For a sneak peek into the rest of the wedding, listen in to Episode034: When you dance the night away!

For Turkish readers:

Have you attended this event before?

Did you have a ‘Kına Gecesi’ at your wedding?

Non-Turkish readers:

What do you think about this tradition?

What traditions have you observed at a wedding of another culture?


WRITING: Summer Activities in Iowa

While we do live in Turkey, this Louisiana+Iowa couple still calls Iowa their home. (So sorry to all my Louisiana family and readers out there!) This is where Jason and I fell in love, got engaged, got married, and learned how to do married life together in our first little 90 meter duplex together in a small town of 3,000 people.

Fast forward 2.5 years, last summer in that same little duplex we were in the process of packing up our first home and determined to make the international move to Turkey together. It was stressful, sad, exciting, and all the rest of the feelings that come with transition! In the process (because we didn’t have enough to do!), I was also determined to see a few more sites in this beautiful state that I had come to love. Over at the The Coastie Couple I wrote a short post titled Summer Activities in Iowa

Here is the start of the article:

Being a Southern gal, I didn’t think there could be anything better than a windy road through a tall pine tree forest. But… after marrying my sweet Iowan man, I have found beauty in the square grid of roads lined with golden corn fields and blue skies that span for miles. I had a lot to learn about giving directions using N,S, E, and W, driving in the snowy winters, familiarizing myself with names of all the small towns, and discovering what to explore.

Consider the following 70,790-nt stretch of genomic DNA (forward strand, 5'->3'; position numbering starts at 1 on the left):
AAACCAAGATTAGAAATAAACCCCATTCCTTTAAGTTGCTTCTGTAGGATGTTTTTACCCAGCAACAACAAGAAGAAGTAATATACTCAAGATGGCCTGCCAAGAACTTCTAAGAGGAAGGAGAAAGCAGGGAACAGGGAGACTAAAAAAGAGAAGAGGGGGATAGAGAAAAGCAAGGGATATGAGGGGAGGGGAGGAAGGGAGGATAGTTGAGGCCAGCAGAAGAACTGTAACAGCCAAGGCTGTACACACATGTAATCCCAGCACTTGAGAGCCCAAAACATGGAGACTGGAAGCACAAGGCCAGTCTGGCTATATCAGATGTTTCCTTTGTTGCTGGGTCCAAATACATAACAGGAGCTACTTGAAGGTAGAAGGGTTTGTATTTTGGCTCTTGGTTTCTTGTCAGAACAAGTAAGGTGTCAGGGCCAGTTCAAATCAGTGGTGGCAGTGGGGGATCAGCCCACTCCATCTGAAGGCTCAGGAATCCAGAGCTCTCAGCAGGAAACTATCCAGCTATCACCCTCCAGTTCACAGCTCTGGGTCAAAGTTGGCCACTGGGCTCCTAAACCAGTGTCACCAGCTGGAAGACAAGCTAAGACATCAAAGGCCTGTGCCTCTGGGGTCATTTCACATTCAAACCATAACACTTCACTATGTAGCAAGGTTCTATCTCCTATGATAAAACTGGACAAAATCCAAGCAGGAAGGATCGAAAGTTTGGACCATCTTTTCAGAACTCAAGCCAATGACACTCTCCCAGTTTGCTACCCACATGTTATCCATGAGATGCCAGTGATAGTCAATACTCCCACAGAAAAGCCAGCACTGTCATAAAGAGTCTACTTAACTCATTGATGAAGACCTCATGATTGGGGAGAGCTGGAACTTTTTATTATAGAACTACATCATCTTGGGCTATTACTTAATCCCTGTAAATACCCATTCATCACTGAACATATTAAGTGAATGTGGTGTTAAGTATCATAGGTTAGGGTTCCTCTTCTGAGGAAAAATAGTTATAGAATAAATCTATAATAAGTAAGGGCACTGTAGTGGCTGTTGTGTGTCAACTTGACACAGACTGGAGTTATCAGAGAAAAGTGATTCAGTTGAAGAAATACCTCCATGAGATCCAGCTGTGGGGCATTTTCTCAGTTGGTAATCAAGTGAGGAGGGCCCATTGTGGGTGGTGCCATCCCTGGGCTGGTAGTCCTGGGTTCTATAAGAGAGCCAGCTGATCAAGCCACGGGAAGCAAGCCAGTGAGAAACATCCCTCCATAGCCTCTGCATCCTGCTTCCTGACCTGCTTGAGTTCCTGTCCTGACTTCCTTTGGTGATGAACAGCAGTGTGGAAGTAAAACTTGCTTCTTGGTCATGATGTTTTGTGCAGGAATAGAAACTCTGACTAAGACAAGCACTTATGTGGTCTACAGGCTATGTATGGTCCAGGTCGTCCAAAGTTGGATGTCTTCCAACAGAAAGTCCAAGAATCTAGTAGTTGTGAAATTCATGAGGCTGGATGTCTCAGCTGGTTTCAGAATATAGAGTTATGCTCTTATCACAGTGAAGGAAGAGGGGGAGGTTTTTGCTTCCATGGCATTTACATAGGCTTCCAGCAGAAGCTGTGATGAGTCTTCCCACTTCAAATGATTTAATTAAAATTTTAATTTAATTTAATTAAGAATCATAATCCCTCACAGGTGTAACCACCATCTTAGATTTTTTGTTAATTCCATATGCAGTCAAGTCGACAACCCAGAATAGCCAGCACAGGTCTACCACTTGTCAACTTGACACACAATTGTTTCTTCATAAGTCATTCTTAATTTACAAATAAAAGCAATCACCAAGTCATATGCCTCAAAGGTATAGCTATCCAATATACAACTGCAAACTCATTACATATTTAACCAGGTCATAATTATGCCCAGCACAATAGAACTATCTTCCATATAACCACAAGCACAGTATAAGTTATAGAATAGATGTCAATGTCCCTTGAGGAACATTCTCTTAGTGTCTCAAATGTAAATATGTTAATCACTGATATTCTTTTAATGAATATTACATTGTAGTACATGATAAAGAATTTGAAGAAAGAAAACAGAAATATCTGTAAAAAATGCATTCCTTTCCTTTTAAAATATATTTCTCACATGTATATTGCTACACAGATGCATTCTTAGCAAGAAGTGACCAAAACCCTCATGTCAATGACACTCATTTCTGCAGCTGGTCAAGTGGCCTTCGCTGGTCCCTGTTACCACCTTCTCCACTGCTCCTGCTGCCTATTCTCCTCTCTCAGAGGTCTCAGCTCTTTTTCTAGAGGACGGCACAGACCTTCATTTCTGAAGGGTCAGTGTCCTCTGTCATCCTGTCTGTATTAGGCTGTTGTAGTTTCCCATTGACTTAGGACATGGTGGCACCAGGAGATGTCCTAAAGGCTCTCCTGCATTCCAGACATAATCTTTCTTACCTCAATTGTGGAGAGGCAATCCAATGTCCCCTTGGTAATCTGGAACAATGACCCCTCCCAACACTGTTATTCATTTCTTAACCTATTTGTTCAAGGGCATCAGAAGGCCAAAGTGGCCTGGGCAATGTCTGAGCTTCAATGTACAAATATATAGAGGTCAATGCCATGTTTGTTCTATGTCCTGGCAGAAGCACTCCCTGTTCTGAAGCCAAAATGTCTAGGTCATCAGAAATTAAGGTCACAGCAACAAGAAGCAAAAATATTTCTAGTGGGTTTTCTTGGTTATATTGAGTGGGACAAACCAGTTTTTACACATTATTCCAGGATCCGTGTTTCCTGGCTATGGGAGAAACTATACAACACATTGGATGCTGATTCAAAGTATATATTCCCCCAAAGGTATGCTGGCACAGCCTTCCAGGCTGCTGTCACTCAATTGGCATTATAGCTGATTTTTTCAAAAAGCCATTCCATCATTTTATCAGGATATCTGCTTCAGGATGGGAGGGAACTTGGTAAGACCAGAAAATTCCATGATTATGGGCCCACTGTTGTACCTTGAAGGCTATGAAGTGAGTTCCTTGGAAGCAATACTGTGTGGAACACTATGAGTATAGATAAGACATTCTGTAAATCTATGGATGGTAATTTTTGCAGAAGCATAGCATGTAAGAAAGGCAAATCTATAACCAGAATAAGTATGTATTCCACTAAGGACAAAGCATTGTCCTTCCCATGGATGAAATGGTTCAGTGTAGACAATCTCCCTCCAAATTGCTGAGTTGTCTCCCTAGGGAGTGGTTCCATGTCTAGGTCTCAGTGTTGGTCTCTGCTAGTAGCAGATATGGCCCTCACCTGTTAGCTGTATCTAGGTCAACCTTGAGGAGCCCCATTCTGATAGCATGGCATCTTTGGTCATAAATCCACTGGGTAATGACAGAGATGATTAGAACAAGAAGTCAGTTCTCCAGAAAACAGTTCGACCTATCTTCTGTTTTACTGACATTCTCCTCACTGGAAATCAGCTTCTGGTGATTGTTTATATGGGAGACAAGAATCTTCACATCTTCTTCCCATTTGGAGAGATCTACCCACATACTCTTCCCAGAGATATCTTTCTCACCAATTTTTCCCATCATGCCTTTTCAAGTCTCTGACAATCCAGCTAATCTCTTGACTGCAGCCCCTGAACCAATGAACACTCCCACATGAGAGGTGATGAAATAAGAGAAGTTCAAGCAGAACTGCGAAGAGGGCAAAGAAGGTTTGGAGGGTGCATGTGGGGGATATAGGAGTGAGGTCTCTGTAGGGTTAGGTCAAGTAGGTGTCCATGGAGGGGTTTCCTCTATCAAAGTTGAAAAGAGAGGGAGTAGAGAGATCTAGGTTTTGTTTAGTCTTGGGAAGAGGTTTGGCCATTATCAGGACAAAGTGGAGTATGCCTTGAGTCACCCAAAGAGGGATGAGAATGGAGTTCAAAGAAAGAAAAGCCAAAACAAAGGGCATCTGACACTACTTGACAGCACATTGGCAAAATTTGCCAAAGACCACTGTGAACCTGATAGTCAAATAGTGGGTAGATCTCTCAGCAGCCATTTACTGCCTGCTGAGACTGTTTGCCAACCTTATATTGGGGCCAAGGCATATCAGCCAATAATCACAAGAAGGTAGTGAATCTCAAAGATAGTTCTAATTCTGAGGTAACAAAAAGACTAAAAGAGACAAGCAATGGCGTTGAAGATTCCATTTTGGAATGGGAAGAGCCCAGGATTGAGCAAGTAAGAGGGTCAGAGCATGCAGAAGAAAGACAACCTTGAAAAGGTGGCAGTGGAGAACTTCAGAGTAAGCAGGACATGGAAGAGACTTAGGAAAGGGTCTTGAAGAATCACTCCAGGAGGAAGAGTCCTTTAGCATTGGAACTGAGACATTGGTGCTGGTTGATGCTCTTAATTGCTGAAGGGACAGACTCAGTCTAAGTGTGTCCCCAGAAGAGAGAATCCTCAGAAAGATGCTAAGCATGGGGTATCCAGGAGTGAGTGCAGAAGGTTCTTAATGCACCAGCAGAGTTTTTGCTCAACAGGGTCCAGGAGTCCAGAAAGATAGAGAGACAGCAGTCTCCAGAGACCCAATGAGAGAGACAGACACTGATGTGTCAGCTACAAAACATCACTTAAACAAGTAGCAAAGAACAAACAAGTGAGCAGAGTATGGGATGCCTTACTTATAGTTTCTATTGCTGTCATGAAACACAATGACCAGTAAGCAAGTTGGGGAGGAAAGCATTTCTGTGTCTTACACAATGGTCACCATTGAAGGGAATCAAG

Over the last 3 years we have definitely had our share of adventures including the World Food and Music Festival, Corks & Caps, Boone Scenic Railroad, the famous Iowa State Fair, and most recently the Pella Tulip Festival. But there is still a lot to see! Here are the 3 places I want to go this summer: Continue reading…


I actually only made it to 1 of the 3 activities mentioned. But I hope other America readers will take advantage of some of the fun summer activities Iowa has to offer. Click over here to read all the activities I wrote about on the blog post.

I would love to hear what activities you like to do in the summer month- no matter where you are located!

EVENTS: Urla Artichoke ‘Enginar’ Festival

In the states, chips and dip are a BIG deal… Chips and ANY type of dip are a big deal. Salsa, guacamole, cheese dip, french onion dip, veggie dips (both sweet and savory)…  Needless to say, we love our dips.

One of my favorite dips was artichoke and spinach dip and ironically enough, for a long time I couldn’t tell you what an artichoke even looked like. But if you mix veggies with the right amount of sour cream and cheese (and bake it) and you have me sold!  Outside of that dip and occasionally buying the cans artichokes for my salad toppings, I have never purchased an actual real uncut artichoke. And here in Turkey, they prepare and cook artichoke much differently.

Starting in April in Izmir, artichoke (enginar in Turkish) season is in full swing and starts to dwindle around the end of May. The markets and streets have vendors selling mountains of them. You can buy/sell them whole or ‘cleaned’, some with just the bottom part of the veggie and others with both bottom and the leaves.